[0006] FIG. 3 is an illustrative interactive interfaces of the virtual marketplace for distributed tools for selecting tools.

[0007] FIG. 4 is a flow diagram of an illustrative process for tailoring the display of tools based on tools that are currently implemented on an enterprise operating system platform in use by an end user.

[0008] Fig. 4 is a flow diagram of an illustrative process for selectively presenting tools that are available for distribution to an end user by the virtual marketplace for distributed tools.

[0009] Fig. 5 is a flow diagram of an illustrative process for updating the virtual marketplace for distributed tools with status data of a tool that is distributed via the virtual marketplace.

[0010] Fig. 6 is a flow diagram of an illustrative process for testing and validating a tool for distribution via the virtual marketplace for distributed tools.

DETAILED DESCRIPTION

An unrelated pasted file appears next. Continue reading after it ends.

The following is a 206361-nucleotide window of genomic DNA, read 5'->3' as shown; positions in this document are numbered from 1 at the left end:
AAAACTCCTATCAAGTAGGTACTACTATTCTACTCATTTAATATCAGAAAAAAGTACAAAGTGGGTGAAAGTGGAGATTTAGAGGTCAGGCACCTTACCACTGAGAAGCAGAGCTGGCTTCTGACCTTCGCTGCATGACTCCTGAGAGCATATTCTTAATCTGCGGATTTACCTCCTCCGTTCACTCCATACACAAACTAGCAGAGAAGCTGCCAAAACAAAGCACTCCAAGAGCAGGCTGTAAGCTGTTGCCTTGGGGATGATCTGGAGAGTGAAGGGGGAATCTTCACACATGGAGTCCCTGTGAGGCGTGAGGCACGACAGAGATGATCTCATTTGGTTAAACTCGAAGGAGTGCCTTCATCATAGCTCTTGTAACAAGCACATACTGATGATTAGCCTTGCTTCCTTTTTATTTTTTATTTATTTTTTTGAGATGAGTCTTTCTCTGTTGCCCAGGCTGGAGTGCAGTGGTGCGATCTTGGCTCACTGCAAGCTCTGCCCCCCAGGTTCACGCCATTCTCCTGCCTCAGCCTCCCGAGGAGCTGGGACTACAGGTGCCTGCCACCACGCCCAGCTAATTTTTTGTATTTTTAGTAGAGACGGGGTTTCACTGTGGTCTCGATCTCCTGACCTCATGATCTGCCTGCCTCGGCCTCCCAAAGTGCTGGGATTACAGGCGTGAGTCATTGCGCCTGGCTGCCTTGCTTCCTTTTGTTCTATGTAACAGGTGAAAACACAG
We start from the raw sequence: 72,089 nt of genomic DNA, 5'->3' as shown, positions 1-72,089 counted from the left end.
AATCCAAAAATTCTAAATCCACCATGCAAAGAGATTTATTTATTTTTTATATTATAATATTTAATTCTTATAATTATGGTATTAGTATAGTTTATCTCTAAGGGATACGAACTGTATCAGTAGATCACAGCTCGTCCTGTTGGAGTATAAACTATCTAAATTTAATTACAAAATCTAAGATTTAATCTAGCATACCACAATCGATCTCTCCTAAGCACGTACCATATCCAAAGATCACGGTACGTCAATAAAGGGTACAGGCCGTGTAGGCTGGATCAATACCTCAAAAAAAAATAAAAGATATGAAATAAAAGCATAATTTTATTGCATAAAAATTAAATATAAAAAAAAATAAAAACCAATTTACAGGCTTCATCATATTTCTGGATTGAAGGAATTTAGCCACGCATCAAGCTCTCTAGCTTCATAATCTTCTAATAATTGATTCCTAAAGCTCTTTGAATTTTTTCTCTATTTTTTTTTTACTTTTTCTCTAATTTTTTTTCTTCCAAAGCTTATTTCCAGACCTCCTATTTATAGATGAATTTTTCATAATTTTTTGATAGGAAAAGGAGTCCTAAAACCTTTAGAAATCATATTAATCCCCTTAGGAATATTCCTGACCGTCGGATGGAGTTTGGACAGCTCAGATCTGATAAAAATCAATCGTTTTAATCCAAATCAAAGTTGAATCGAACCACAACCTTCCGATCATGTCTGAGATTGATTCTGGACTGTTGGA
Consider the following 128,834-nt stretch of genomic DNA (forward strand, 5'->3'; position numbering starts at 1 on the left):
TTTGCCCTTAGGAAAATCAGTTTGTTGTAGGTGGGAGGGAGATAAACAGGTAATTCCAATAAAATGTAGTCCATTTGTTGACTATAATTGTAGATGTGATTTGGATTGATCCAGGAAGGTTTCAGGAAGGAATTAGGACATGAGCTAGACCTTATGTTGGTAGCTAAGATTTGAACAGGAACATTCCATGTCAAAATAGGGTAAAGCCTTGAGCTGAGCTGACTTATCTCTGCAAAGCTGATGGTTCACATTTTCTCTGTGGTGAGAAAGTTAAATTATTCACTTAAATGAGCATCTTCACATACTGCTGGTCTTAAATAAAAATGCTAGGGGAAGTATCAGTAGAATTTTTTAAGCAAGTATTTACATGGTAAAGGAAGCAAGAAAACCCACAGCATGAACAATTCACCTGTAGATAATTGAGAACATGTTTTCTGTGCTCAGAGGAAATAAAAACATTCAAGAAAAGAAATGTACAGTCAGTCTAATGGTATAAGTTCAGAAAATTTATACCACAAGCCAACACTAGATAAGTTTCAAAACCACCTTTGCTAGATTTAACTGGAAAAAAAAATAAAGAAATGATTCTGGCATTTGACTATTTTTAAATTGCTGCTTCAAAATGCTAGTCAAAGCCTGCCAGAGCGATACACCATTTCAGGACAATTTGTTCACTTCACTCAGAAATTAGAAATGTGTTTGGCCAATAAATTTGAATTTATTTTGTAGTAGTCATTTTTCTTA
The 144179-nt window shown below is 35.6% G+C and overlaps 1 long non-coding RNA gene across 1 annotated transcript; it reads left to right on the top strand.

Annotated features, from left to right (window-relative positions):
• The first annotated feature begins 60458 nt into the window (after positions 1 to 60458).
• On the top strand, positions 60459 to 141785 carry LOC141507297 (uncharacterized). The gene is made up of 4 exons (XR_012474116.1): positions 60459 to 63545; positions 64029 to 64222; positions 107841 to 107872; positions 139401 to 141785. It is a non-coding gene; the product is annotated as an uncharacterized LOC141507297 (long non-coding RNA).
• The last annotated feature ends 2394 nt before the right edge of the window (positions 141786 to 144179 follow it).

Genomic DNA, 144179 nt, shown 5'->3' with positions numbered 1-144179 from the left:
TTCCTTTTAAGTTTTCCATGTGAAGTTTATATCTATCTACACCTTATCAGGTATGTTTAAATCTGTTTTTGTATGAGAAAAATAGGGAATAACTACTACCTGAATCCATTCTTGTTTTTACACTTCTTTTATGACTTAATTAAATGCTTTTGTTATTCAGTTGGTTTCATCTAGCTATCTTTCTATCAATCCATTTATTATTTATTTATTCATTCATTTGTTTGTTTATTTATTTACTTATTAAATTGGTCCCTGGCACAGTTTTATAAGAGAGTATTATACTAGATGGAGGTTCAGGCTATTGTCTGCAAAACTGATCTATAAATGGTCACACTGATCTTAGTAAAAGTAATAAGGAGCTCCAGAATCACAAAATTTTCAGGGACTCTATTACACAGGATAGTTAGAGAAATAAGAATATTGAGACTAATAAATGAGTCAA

[0011] The disclosure is directed to implementations of a virtual marketplace for distributed tools that enables software developers to submit tools for distribution to end users. The tools may be designed for use in an enterprise environment with an enterprise operating system platform to perform various functions. In some scenarios, the tools may include performance management applications, applications that process performance management data, utilities and other software that make the performance tools operational (e.g., data plugins), and general utilities commonly used by any other application that facilitates performance management. The virtual marketplace for distributed tools is a virtual store that distributes tools that perform multiple functions, such as providing performance evaluations of entities. In some examples, the entities may include networks, such as a wireless carrier network that delivers mobile communication services to end users. In other examples, the entities may include systems, such as a utility company that delivers a utility service to commercial and residential customers, or a financial company that provides financial services to customers. In these scenarios, the tools may include software applications that perform various functions related to evaluating the performance of the entities, such functions may include data reformatting, data conversion, data aggregation, data correlation, key performance indicator (KPI) generation, and/or so forth. In other scenarios, the tools may include applications that distribute or manage other services and data for enterprise environments.